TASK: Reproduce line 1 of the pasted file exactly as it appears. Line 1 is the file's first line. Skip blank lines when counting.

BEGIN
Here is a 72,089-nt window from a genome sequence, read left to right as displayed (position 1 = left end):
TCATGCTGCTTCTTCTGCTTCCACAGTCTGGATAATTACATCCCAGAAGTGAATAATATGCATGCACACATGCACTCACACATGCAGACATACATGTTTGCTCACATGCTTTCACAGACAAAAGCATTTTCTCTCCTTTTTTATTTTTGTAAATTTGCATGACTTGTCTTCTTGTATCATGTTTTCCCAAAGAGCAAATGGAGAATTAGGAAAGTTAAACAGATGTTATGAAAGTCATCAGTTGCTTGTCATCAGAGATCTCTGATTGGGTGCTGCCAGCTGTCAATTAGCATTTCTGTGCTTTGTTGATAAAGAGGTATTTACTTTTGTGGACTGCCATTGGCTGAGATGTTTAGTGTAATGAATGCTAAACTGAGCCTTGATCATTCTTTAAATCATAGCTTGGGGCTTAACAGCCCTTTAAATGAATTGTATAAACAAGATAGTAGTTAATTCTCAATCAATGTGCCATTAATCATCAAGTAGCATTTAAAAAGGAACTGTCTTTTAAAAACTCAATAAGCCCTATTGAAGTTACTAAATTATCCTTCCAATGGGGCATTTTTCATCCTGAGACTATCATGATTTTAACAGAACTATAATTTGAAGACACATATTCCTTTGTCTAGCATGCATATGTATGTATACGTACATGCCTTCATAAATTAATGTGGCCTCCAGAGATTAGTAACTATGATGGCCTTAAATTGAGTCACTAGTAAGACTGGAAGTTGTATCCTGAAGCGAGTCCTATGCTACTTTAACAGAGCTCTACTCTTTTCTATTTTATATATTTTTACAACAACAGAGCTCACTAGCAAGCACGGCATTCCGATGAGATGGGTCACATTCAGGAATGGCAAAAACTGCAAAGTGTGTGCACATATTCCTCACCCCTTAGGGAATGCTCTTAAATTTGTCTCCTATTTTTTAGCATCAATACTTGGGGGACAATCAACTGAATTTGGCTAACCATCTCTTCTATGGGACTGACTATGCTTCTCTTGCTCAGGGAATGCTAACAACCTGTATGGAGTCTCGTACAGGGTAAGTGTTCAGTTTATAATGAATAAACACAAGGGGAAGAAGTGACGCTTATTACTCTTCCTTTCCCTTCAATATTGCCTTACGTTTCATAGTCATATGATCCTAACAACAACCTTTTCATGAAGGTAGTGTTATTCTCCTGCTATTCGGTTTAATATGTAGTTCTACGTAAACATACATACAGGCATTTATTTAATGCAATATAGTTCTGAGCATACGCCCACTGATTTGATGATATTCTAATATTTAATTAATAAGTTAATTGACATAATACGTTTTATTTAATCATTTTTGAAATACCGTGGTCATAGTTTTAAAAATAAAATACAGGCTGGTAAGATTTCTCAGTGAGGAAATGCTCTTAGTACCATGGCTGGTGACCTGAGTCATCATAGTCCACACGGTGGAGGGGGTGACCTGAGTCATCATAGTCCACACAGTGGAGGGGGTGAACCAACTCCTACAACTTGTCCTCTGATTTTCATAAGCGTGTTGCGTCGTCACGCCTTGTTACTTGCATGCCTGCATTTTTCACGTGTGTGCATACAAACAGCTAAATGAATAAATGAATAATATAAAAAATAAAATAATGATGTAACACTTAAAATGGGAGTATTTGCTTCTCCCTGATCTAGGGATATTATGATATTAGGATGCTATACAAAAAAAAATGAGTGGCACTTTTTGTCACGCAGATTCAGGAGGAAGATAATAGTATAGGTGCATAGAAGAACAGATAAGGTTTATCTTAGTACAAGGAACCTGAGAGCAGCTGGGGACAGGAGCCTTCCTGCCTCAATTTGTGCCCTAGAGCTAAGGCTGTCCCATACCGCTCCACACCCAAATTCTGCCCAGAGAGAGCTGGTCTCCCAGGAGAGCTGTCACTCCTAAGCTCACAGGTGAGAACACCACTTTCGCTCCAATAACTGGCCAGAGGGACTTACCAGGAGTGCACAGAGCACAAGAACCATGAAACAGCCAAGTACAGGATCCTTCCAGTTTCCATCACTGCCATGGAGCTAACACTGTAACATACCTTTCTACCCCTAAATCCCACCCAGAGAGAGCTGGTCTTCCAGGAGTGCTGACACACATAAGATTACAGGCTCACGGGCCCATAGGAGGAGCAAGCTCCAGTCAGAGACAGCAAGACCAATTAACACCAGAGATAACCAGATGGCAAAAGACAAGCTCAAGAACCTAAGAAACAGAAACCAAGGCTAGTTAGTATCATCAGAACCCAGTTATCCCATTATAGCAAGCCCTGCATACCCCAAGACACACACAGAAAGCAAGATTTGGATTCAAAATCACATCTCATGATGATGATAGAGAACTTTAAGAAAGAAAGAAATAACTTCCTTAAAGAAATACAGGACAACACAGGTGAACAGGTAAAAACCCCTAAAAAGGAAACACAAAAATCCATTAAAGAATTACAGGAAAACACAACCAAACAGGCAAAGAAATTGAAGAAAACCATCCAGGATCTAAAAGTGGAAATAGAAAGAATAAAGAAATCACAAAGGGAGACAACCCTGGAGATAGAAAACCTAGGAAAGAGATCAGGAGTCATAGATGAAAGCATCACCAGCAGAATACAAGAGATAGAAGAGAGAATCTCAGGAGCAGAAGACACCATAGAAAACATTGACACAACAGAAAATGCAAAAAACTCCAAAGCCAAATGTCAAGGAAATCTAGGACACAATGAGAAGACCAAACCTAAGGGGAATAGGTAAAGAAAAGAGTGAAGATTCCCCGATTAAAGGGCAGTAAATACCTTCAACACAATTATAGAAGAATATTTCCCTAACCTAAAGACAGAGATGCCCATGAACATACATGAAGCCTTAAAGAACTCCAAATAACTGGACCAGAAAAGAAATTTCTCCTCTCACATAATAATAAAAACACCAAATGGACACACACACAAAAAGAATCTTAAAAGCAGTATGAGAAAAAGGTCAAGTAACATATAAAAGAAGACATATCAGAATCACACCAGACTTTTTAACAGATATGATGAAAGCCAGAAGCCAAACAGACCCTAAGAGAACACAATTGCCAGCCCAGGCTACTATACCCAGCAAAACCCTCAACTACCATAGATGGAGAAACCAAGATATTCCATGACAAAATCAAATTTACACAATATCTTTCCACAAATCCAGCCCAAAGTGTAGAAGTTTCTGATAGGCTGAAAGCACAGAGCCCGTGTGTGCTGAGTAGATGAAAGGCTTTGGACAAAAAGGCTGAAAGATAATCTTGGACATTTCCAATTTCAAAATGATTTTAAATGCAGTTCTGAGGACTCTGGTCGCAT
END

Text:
Here is a 72,089-nt window from a genome sequence, read left to right as displayed (position 1 = left end):